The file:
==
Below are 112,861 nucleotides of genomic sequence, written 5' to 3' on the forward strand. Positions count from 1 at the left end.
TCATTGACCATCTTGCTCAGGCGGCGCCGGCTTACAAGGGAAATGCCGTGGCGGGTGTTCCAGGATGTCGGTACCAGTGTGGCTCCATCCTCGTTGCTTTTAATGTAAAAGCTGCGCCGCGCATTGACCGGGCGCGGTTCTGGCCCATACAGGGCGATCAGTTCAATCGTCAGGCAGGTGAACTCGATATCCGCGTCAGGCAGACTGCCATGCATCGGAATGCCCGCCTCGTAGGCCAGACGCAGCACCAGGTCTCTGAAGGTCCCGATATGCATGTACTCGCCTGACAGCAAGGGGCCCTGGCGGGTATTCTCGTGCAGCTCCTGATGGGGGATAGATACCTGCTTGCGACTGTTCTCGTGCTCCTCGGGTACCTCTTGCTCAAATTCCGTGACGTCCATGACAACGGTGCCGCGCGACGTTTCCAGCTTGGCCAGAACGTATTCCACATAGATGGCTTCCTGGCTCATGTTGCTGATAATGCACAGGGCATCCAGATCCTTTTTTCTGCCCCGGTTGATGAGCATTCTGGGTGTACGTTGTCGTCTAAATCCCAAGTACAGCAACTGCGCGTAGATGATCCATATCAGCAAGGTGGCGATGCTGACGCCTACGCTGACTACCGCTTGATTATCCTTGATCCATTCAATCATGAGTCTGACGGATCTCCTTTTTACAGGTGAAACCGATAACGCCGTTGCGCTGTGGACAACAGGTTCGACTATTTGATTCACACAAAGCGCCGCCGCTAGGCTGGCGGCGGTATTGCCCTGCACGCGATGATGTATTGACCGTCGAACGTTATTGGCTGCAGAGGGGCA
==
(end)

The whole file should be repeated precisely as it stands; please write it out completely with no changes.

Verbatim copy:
Below are 112,861 nucleotides of genomic sequence, written 5' to 3' on the forward strand. Positions count from 1 at the left end.
TCATTGACCATCTTGCTCAGGCGGCGCCGGCTTACAAGGGAAATGCCGTGGCGGGTGTTCCAGGATGTCGGTACCAGTGTGGCTCCATCCTCGTTGCTTTTAATGTAAAAGCTGCGCCGCGCATTGACCGGGCGCGGTTCTGGCCCATACAGGGCGATCAGTTCAATCGTCAGGCAGGTGAACTCGATATCCGCGTCAGGCAGACTGCCATGCATCGGAATGCCCGCCTCGTAGGCCAGACGCAGCACCAGGTCTCTGAAGGTCCCGATATGCATGTACTCGCCTGACAGCAAGGGGCCCTGGCGGGTATTCTCGTGCAGCTCCTGATGGGGGATAGATACCTGCTTGCGACTGTTCTCGTGCTCCTCGGGTACCTCTTGCTCAAATTCCGTGACGTCCATGACAACGGTGCCGCGCGACGTTTCCAGCTTGGCCAGAACGTATTCCACATAGATGGCTTCCTGGCTCATGTTGCTGATAATGCACAGGGCATCCAGATCCTTTTTTCTGCCCCGGTTGATGAGCATTCTGGGTGTACGTTGTCGTCTAAATCCCAAGTACAGCAACTGCGCGTAGATGATCCATATCAGCAAGGTGGCGATGCTGACGCCTACGCTGACTACCGCTTGATTATCCTTGATCCATTCAATCATGAGTCTGACGGATCTCCTTTTTACAGGTGAAACCGATAACGCCGTTGCGCTGTGGACAACAGGTTCGACTATTTGATTCACACAAAGCGCCGCCGCTAGGCTGGCGGCGGTATTGCCCTGCACGCGATGATGTATTGACCGTCGAACGTTATTGGCTGCAGAGGGGCA